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Quotations From ABRAHAM LINCOLN

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  • 1.
    The true rule, in determining to embrace, or reject any thing, is not whether it have any evil in it; but whether it have more of evil, than of good. There are few things wholly evil, or wholly good.
    Abraham Lincoln (1809-1865), U.S. president. Speech in the U.S. House of Representatives on internal improvements, June 20, 1848. Collected Works of Abraham Lincoln, vol. 1, p. 484, Rutgers University Press (1953, 1990).

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  • 2.
    The fiery trial through which we pass, will light us down, in honor or dishonor, to the latest generation.
    Abraham Lincoln (1809-1865), U.S. president. annual message to Congress, Dec. 1, 1862. Collected Works of Abraham Lincoln, vol. 5, p. 537, Rutgers University Press (1953, 1990).

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  • 3.
    Allow me to assure you, that suspicion and jealousy never did help any man in any situation.
    Abraham Lincoln (1809-1865), U.S. president. Letter to William H. Herndon, July 10, 1848. Collected Works of Abraham Lincoln, vol. 1. P. 497, Rutgers University Press (1953, 1990).
  • 4.
    In this sad world of ours, sorrow comes to all; and, to the young, it comes with bitterest agony, because it takes them unawares. The older have learned to ever expect it.
    Abraham Lincoln (1809-1865), U.S. president. letter to Fanny McCullough, Dec. 23, 1862. Collected Works of Abraham Lincoln, vol. 6, p. 16, Rutgers University Press (1953, 1990).

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  • 5.
    So long as I have been here I have not willingly planted a thorn in any man's bosom.
    Abraham Lincoln (1809-1865), U.S. president. response to a serenade, Nov. 10, 1864. Collected Works of Abraham Lincoln, vol. 8, p. 101, Rutgers University Press (1953, 1990).
  • 6.
    Our government rests in public opinion. Whoever can change public opinion, can change the government, practically just so much.
    Abraham Lincoln (1809-1865), U.S. president. speech at a Republican banquet, Chicago, Illinois, Dec. 10, 1856. Collected Works of Abraham Lincoln, vol. 2, p. 385, Rutgers University Press (1953, 1990).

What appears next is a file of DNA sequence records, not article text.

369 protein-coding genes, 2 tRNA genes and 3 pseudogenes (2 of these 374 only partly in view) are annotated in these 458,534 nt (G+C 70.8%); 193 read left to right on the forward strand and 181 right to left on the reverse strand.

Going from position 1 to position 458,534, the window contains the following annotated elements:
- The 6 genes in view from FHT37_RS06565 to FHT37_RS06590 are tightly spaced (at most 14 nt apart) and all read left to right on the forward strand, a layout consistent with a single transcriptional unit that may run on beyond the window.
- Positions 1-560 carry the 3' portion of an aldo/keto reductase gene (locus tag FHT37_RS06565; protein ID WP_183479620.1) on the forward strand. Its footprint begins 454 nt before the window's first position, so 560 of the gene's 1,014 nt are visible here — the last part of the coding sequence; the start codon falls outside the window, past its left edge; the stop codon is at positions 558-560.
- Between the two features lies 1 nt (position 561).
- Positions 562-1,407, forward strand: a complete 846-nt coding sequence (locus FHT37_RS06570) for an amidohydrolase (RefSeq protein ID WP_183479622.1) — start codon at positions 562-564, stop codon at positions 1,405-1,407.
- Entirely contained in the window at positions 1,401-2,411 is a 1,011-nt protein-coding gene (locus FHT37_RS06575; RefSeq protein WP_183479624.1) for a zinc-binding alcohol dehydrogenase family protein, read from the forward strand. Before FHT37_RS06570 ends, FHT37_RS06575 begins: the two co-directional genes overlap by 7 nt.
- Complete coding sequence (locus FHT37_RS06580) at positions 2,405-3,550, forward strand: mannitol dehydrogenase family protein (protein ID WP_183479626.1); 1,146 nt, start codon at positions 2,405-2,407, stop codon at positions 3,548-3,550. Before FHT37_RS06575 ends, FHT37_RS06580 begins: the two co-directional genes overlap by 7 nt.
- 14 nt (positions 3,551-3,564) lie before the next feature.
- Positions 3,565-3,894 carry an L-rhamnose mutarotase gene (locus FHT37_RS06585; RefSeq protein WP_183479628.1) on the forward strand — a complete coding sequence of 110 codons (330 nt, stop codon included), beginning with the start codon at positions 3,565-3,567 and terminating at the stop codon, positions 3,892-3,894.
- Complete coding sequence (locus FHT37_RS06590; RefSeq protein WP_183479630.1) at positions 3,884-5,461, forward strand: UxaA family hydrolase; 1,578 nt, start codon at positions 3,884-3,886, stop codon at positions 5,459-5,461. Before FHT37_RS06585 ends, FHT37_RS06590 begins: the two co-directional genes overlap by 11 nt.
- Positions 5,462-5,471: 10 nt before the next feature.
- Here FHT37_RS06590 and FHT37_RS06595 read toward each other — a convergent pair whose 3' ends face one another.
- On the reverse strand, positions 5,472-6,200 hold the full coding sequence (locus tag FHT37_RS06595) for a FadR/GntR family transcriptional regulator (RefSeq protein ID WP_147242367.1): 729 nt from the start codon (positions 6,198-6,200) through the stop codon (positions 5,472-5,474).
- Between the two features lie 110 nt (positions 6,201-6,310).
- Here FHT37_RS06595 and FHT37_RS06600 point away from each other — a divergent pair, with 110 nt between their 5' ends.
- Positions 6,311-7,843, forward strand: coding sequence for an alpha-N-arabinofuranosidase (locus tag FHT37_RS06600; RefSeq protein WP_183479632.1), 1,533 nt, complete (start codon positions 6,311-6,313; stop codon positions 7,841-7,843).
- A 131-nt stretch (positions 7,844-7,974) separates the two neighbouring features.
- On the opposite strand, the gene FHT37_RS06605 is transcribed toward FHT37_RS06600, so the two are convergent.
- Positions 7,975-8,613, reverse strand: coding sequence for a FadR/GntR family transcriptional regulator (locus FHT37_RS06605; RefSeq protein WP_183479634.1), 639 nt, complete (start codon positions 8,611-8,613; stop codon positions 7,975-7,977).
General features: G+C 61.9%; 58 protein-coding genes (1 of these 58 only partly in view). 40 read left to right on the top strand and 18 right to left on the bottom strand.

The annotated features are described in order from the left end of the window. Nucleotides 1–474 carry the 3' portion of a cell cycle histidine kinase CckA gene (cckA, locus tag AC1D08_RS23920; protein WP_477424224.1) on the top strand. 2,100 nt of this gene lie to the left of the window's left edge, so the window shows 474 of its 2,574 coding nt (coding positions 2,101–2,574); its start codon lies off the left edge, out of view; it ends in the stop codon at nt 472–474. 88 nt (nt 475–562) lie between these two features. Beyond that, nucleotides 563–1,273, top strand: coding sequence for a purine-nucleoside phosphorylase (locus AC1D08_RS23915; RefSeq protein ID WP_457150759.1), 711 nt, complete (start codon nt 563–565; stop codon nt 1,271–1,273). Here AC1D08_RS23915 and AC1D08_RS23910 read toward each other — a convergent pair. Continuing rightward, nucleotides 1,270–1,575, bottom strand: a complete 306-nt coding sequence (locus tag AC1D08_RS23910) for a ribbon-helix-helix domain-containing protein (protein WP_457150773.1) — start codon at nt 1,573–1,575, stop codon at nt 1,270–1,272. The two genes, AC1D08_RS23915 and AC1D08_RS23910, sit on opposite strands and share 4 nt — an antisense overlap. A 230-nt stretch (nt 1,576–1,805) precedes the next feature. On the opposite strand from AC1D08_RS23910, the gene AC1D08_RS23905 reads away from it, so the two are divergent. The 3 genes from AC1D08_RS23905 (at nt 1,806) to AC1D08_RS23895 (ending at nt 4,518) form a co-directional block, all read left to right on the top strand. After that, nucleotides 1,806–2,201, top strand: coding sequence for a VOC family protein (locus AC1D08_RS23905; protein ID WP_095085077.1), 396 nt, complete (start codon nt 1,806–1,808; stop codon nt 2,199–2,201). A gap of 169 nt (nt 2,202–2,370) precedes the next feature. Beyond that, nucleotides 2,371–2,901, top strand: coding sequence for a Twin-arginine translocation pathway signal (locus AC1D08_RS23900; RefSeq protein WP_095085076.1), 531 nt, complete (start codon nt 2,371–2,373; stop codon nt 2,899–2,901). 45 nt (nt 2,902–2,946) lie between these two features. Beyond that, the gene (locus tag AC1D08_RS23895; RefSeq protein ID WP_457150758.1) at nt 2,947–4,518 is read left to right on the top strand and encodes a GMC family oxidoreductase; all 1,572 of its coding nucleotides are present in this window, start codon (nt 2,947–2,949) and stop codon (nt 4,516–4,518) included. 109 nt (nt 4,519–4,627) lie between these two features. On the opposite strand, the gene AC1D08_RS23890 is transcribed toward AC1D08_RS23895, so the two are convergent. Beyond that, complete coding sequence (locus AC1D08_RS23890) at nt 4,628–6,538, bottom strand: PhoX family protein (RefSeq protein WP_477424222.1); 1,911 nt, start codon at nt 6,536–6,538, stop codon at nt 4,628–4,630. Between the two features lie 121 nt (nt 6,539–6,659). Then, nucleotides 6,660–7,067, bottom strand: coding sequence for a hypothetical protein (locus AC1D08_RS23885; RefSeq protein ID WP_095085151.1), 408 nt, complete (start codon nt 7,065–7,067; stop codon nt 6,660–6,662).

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  • 7.
    I ... ran for Legislature [in 1832] ... and was beaten—the only time I have been beaten by the people.
    Abraham Lincoln (1809-1865), U.S. president. letter to Jesse W. Fell, Dec. 20, 1859. Collected Works of Abraham Lincoln, vol. 3, p. 511, Rutgers University Press (1953, 1990).

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  • 8.
    If the union of these States, and the liberties of this people, shall be lost, it is but little to any one man of fifty-two years of age, but a great deal to the thirty millions of people who inhabit these United States, and to their posterity in all coming time.
    Abraham Lincoln (1809-1865), U.S. president. reply to Oliver P. Morton at Indianapolis, Indiana, Feb. 11, 1861. Collected Works of Abraham Lincoln, vol. 4, p. 194, Rutgers University Press (1953, 1990).

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  • 9.
    What is conservatism? Is it not adherence to the old and tried, against the new and untried?
    Abraham Lincoln (1809-1865), U.S. president. speech, Feb. 27, 1860, New York City. Collected Works of Abraham Lincoln, vol. 3, ed. Roy P. Basler (1953).
  • 10.
    Our down East friends, did, indeed, treat me with great kindness, demonstrating what I before believed, that all good, intelligent people are very much alike.
    Abraham Lincoln (1809-1865), U.S. president. letter to William Gooding, Apr. 6, 1860. Collected Works of Abraham Lincoln, vol. 4, p. 36, Rutgers University Press (1953, 1990).

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